Anchita was intended as a character to help outsiders get introduced to life in Deogan (Korok’s village). I think I spent more time working on her character than on anybody else. Anchita’s work as an artist also helps her get certain specific insights about the Gonds. Unlike Korok, she does not suffer fools at all and is willing to confront officials like Patnaik.
The bit about Anchita offering Korok cake and not noticing that he doesn’t like it … I saw in it a milder version of the general tendency to force what we think of as ‘good’ down their throats. I have heard young tribals complain that ‘You people enjoyed everything but when we want to do the same you tell us it is bad. Wasn’t it bad when you were using it?’ especially when we talk about the sustainability of traditional houses and modern vehicles. There is a sense that society as such is denying their aspirations. Comment.
Anchita loves cake and assumes Korok’s polite acceptance equals a similar liking for it. Korok is too polite to say ‘no’ to the daughter of an official, but this does not occur to her. She means well, though. The tribal youngsters are perfectly justified in their aspirations. You can compare it with the Indian state and middle class’ response when the West points out how consumption patterns in India are affecting the environment or are unsustainable. The difference is India has a complex society and a certain intellectual and scientific base, which can explore options for sustainable development. Small and vulnerable societies do not have this choice, so their aspirations will mirror those of mainstream urban people. But there is also a divergence in such aspirations. At Niyamgiri, the Dongria Kondhs mostly do not want vehicles, or even roads, because they go everywhere on foot.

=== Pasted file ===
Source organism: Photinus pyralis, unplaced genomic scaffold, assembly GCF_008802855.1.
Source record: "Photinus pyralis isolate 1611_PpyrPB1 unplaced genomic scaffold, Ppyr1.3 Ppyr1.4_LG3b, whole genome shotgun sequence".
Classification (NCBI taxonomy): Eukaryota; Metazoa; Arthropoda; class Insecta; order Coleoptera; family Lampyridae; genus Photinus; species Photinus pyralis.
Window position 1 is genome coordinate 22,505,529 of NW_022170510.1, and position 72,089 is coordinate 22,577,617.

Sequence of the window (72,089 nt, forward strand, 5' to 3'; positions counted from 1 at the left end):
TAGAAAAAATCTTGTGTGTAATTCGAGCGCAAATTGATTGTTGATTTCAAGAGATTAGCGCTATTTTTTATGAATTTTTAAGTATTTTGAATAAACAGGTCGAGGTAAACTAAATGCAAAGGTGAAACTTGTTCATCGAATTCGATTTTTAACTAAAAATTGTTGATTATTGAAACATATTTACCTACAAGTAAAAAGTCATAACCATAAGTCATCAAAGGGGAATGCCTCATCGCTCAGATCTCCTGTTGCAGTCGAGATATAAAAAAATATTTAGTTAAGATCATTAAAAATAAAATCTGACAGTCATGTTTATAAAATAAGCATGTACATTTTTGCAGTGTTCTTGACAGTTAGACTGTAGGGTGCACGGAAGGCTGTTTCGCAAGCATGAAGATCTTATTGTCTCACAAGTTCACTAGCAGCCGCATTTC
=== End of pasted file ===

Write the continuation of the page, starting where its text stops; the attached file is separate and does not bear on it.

Ultimately, it is not the eating or not eating of cake that is important. What matters is a community, no matter how small or marginalised, has to be accorded the dignity and liberty of deciding for themselves if they want to have ‘kek’. Nobody else should make this choice for them. Sometimes I think of the North Sentinel islanders and it makes me happy. It took the Indian government 59 years after Independence to understand their message and set up an exclusion zone in 2006. They don’t want our cake. We have to respect that. We should spend more time thinking about the health problems our cake is giving ourselves.